|James Clerk Maxwell|
James Clerk Maxwell (1831–1879)
|Born||13 June 1831
|Died||5 November 1879 (aged 48)
|Fields||Physics and mathematics|
|Institutions||Marischal College, Aberdeen, UK
King's College London, UK
University of Cambridge, UK
|Alma mater||University of Edinburgh, UK
University of Cambridge, UK
|Academic advisors||William Hopkins|
|Notable students||George Chrystal|
|Known for||Maxwell's equations
Maxwell speed distribution
Generalized Maxwell model
|Notable awards||Smith's Prize (1854)
Adams Prize (1857)
Rumford Medal (1860)
James Clerk Maxwell (13 June 1831 – 5 November 1879) was a Scottish theoretical physicist and mathematician. His most important achievement was classical electromagnetic theory, synthesizing all previously unrelated observations, experiments and equations of electricity, magnetism and even optics into a consistent theory. His set of equations—Maxwell's equations—demonstrated that electricity, magnetism and even light are all manifestations of the same phenomenon: the electromagnetic field. From that moment on, all other classic laws or equations of these disciplines became simplified cases of Maxwell's equations. Maxwell's work in electromagnetism has been called the "second great unification in physics", after the first one carried out by Isaac Newton.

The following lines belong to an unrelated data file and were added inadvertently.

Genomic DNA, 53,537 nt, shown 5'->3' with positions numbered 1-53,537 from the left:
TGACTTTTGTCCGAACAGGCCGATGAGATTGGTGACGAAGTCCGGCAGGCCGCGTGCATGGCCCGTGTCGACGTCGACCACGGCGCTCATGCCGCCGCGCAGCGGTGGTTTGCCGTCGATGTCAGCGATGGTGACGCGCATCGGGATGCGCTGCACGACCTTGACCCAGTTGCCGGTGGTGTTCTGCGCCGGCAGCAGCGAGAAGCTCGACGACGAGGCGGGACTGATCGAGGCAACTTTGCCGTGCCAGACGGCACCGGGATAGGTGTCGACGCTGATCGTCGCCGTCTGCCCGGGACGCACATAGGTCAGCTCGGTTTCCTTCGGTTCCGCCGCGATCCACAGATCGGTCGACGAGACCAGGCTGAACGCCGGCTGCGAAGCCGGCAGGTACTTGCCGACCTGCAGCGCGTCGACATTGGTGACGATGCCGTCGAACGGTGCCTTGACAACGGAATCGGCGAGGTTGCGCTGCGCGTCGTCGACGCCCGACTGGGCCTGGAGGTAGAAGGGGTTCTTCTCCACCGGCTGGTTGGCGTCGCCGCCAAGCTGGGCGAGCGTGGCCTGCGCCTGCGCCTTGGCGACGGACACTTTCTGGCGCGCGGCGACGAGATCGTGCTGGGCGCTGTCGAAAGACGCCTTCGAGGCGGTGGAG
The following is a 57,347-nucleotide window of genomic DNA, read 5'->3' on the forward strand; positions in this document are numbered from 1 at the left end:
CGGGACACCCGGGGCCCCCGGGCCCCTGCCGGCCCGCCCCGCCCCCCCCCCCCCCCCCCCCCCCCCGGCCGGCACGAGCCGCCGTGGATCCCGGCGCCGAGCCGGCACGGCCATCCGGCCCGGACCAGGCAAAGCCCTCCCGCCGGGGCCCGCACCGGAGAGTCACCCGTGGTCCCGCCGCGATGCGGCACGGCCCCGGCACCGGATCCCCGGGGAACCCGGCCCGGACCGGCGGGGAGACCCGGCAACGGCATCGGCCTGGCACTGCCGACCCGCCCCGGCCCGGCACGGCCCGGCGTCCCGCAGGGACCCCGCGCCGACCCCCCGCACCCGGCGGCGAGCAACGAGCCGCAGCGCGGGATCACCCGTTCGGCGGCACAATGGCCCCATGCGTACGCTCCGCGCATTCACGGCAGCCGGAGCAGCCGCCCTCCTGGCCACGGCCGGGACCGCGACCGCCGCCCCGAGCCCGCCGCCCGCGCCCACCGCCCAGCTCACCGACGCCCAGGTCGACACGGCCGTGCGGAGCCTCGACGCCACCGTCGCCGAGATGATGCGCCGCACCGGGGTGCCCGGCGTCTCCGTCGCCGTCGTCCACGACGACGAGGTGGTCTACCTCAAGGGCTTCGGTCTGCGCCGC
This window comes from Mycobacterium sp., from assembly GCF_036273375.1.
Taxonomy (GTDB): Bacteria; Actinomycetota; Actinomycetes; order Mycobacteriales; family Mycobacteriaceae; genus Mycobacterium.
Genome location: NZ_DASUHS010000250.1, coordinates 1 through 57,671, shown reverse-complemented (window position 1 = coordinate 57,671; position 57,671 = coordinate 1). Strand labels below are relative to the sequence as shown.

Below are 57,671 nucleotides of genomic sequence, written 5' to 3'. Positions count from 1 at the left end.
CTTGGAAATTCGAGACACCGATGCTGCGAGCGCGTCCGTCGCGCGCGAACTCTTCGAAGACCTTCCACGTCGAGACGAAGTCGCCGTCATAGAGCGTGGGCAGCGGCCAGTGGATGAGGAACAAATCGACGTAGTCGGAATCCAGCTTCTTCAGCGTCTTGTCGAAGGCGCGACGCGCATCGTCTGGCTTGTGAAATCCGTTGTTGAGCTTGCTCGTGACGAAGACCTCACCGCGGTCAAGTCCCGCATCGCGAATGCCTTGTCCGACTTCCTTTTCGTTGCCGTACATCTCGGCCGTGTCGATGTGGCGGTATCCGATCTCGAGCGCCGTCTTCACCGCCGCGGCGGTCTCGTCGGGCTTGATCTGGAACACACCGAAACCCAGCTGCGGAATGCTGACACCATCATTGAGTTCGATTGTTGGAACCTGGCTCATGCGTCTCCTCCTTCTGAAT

Maxwell demonstrated that electric and magnetic fields travel through space in the form of waves, and at the constant speed of light. Finally, in 1864 Maxwell wrote "A dynamical theory of the electromagnetic field", where he first proposed that light was in fact undulations in the same medium that is the cause of electric and magnetic phenomena. His work in producing a unified model of electromagnetism is considered to be one of the greatest advances in physics.
Maxwell also developed the Maxwell distribution, a statistical means of describing aspects of the kinetic theory of gases. These two discoveries helped usher in the era of modern physics, laying the foundation for future work in such fields as special relativity and quantum mechanics.
Maxwell is considered by many physicists to be the 19th-century scientist with the greatest influence on 20th-century physics. His contributions to the science are considered by many to be of the same magnitude as those of Isaac Newton and Albert Einstein. In the end of millennium poll, a survey of the 100 most prominent physicists saw Maxwell voted the third greatest physicist of all time, behind only Newton and Einstein. On the centennial of Maxwell's birthday, Einstein himself described Maxwell's work as the "most profound and the most fruitful that physics has experienced since the time of Newton." Einstein kept a photograph of Maxwell on his study wall, alongside pictures of Michael Faraday and Newton.